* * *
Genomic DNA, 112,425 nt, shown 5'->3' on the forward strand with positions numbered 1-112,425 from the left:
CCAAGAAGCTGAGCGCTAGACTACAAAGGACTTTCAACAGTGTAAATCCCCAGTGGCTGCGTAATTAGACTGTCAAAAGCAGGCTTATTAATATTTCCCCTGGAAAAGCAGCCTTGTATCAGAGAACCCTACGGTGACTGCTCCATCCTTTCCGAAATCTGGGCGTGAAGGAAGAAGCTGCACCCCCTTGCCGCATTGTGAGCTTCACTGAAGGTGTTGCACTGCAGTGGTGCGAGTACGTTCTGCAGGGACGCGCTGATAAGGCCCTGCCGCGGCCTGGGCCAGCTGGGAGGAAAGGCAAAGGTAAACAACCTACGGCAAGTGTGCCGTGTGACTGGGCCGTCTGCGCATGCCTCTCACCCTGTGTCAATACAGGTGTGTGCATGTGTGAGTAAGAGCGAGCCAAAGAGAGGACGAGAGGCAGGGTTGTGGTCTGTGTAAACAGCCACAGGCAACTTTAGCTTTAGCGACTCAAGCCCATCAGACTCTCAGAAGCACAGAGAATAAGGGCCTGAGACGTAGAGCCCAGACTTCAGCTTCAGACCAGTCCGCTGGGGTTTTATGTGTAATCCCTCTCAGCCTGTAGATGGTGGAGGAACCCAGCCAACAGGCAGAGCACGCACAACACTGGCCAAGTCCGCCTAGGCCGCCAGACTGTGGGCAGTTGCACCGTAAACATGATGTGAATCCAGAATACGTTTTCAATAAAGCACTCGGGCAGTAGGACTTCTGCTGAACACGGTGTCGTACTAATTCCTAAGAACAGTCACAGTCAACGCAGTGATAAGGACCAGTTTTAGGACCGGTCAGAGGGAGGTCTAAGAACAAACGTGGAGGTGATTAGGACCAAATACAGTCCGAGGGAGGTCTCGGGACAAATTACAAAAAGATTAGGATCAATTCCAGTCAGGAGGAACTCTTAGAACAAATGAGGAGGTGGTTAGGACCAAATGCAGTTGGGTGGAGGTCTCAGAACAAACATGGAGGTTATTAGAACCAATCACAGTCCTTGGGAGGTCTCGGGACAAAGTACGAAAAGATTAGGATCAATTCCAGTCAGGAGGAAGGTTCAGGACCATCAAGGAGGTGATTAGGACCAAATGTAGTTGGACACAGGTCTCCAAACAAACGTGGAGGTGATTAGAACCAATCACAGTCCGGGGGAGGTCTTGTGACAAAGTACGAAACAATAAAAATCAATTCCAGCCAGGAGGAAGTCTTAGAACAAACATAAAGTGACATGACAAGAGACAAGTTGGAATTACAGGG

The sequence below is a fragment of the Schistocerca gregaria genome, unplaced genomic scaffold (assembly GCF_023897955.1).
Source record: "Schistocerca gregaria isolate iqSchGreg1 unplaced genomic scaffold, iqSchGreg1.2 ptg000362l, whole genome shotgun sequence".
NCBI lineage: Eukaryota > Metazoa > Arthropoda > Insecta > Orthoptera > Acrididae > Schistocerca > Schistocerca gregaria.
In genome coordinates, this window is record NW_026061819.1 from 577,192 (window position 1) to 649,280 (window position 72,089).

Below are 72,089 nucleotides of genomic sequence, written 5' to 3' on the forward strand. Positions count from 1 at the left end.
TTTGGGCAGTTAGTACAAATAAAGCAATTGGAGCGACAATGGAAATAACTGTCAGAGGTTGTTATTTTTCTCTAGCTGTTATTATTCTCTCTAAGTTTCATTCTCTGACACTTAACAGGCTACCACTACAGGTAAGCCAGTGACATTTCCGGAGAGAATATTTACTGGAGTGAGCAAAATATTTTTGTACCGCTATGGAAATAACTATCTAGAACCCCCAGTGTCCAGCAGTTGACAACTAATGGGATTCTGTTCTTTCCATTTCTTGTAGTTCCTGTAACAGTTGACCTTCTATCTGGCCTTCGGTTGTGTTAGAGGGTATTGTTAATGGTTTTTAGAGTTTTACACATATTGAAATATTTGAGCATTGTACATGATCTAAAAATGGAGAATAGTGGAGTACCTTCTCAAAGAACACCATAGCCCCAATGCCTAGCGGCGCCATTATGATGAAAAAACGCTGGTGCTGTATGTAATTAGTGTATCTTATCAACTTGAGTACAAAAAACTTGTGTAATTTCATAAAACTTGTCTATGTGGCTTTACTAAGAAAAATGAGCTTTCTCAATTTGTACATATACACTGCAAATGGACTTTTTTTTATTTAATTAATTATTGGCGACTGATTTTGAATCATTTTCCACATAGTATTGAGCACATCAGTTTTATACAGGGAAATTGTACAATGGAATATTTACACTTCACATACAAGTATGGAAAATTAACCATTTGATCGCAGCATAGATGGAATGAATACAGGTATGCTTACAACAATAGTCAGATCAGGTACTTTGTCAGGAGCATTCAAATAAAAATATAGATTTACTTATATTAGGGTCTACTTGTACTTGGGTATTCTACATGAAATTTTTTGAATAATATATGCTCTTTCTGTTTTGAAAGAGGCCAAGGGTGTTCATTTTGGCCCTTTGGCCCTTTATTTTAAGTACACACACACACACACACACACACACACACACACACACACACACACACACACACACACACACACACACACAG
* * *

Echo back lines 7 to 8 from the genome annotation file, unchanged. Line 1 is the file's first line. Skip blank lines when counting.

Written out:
Below are 72,089 nucleotides of genomic sequence, written 5' to 3' on the forward strand. Positions count from 1 at the left end.
TTTGGGCAGTTAGTACAAATAAAGCAATTGGAGCGACAATGGAAATAACTGTCAGAGGTTGTTATTTTTCTCTAGCTGTTATTATTCTCTCTAAGTTTCATTCTCTGACACTTAACAGGCTACCACTACAGGTAAGCCAGTGACATTTCCGGAGAGAATATTTACTGGAGTGAGCAAAATATTTTTGTACCGCTATGGAAATAACTATCTAGAACCCCCAGTGTCCAGCAGTTGACAACTAATGGGATTCTGTTCTTTCCATTTCTTGTAGTTCCTGTAACAGTTGACCTTCTATCTGGCCTTCGGTTGTGTTAGAGGGTATTGTTAATGGTTTTTAGAGTTTTACACATATTGAAATATTTGAGCATTGTACATGATCTAAAAATGGAGAATAGTGGAGTACCTTCTCAAAGAACACCATAGCCCCAATGCCTAGCGGCGCCATTATGATGAAAAAACGCTGGTGCTGTATGTAATTAGTGTATCTTATCAACTTGAGTACAAAAAACTTGTGTAATTTCATAAAACTTGTCTATGTGGCTTTACTAAGAAAAATGAGCTTTCTCAATTTGTACATATACACTGCAAATGGACTTTTTTTTATTTAATTAATTATTGGCGACTGATTTTGAATCATTTTCCACATAGTATTGAGCACATCAGTTTTATACAGGGAAATTGTACAATGGAATATTTACACTTCACATACAAGTATGGAAAATTAACCATTTGATCGCAGCATAGATGGAATGAATACAGGTATGCTTACAACAATAGTCAGATCAGGTACTTTGTCAGGAGCATTCAAATAAAAATATAGATTTACTTATATTAGGGTCTACTTGTACTTGGGTATTCTACATGAAATTTTTTGAATAATATATGCTCTTTCTGTTTTGAAAGAGGCCAAGGGTGTTCATTTTGGCCCTTTGGCCCTTTATTTTAAGTACACACACACACACACACACACACACACACACACACACACACACACACACACACACACACACACACACACAG